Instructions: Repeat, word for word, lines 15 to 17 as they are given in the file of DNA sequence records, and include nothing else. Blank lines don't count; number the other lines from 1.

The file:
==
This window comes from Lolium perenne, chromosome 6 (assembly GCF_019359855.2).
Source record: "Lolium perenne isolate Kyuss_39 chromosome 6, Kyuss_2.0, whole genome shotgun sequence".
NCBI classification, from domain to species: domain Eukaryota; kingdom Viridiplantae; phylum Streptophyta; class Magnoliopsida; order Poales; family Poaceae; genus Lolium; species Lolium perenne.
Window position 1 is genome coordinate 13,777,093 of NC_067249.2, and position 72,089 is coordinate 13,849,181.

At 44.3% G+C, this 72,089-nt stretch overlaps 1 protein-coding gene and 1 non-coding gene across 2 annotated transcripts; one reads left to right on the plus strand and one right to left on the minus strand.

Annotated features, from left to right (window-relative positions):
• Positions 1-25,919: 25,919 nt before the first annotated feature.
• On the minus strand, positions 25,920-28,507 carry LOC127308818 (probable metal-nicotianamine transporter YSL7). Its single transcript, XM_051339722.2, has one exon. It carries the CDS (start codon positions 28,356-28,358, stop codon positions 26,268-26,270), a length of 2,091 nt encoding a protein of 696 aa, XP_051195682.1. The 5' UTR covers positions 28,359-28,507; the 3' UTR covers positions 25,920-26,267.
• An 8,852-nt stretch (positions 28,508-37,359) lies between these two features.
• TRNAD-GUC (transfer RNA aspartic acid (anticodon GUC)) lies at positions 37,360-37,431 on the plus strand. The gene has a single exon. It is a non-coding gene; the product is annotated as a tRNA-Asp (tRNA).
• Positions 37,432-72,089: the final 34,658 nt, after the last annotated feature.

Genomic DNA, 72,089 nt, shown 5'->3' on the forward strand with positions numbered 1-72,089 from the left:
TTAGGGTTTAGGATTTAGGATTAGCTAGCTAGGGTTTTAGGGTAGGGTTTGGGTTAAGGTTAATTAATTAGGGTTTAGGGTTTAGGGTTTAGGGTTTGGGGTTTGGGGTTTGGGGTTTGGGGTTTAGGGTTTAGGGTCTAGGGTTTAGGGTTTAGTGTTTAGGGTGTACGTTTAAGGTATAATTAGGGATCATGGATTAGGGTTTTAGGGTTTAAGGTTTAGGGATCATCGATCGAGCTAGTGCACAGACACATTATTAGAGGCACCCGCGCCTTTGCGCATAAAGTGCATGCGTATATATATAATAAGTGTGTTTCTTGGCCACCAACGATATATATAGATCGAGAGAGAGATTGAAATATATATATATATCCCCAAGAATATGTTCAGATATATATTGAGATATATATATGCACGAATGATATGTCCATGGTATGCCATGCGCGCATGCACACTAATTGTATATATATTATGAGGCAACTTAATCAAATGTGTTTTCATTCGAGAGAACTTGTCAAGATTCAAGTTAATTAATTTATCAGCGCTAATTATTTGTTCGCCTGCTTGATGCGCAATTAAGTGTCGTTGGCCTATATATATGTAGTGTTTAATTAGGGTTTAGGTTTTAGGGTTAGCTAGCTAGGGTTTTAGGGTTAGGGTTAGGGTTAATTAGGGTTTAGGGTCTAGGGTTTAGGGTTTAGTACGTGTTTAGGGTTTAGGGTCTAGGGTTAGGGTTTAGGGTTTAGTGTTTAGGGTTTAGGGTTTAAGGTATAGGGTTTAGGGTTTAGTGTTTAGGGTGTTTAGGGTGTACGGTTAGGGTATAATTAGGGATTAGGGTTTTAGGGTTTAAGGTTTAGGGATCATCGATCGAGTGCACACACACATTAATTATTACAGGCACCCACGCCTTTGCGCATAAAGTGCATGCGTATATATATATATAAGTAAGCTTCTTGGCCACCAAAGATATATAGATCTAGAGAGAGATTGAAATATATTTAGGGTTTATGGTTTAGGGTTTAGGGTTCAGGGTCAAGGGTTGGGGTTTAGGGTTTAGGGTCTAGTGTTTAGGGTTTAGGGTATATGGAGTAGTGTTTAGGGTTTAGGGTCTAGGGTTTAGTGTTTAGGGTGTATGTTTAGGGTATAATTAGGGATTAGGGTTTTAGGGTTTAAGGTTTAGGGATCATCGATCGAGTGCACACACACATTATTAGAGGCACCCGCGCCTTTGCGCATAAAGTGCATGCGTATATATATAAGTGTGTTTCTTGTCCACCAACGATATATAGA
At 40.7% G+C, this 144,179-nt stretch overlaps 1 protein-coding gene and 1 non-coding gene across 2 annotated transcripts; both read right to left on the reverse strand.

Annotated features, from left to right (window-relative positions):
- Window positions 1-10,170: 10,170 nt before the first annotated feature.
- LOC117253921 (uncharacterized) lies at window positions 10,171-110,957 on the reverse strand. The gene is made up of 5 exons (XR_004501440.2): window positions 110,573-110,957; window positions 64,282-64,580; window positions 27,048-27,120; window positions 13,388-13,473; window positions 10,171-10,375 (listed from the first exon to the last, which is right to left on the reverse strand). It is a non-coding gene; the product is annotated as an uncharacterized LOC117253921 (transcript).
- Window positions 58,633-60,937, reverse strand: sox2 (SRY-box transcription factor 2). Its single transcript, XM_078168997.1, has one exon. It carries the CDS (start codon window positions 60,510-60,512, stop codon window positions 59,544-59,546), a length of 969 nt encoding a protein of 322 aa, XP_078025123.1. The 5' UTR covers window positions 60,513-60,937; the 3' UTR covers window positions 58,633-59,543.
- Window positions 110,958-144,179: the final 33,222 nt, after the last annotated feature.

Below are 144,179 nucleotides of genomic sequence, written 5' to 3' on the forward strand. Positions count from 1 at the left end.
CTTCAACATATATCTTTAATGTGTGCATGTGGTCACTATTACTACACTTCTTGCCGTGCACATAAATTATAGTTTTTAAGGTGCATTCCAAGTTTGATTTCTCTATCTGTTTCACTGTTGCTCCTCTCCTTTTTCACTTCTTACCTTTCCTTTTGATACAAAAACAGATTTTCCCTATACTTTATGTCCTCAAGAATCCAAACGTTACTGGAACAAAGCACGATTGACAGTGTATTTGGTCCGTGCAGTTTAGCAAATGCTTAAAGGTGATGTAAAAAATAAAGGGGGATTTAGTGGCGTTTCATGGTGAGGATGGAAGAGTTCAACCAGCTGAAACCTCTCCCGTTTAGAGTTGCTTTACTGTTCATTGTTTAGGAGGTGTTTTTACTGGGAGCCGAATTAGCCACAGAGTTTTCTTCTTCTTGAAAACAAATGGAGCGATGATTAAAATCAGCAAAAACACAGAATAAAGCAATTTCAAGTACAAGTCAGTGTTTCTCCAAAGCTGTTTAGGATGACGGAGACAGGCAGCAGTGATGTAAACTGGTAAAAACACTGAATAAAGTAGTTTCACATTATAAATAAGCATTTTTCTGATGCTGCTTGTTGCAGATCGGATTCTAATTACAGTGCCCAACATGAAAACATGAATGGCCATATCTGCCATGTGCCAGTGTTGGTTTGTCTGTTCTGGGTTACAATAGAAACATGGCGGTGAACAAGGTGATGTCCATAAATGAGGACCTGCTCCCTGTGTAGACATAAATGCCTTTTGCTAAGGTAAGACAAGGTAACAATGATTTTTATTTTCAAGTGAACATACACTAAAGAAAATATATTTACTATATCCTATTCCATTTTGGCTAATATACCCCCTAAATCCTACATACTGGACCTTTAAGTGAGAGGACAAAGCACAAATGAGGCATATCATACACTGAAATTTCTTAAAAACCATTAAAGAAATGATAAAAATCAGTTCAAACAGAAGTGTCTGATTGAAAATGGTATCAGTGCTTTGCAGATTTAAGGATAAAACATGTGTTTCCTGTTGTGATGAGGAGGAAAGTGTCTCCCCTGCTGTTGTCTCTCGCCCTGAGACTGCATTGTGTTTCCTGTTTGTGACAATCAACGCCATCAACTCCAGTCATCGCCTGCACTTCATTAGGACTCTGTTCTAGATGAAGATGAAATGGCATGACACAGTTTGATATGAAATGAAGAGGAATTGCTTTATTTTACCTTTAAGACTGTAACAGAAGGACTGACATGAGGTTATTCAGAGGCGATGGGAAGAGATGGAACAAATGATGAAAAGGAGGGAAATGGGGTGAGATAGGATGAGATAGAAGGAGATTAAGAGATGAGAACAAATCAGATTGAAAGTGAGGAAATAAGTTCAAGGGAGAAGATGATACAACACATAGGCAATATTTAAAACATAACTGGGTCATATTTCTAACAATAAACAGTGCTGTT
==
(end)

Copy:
Annotated features, from left to right (window-relative positions):
- Window positions 1-10,170: 10,170 nt before the first annotated feature.
- LOC117253921 (uncharacterized) lies at window positions 10,171-110,957 on the reverse strand. The gene is made up of 5 exons (XR_004501440.2): window positions 110,573-110,957; window positions 64,282-64,580; window positions 27,048-27,120; window positions 13,388-13,473; window positions 10,171-10,375 (listed from the first exon to the last, which is right to left on the reverse strand). It is a non-coding gene; the product is annotated as an uncharacterized LOC117253921 (transcript).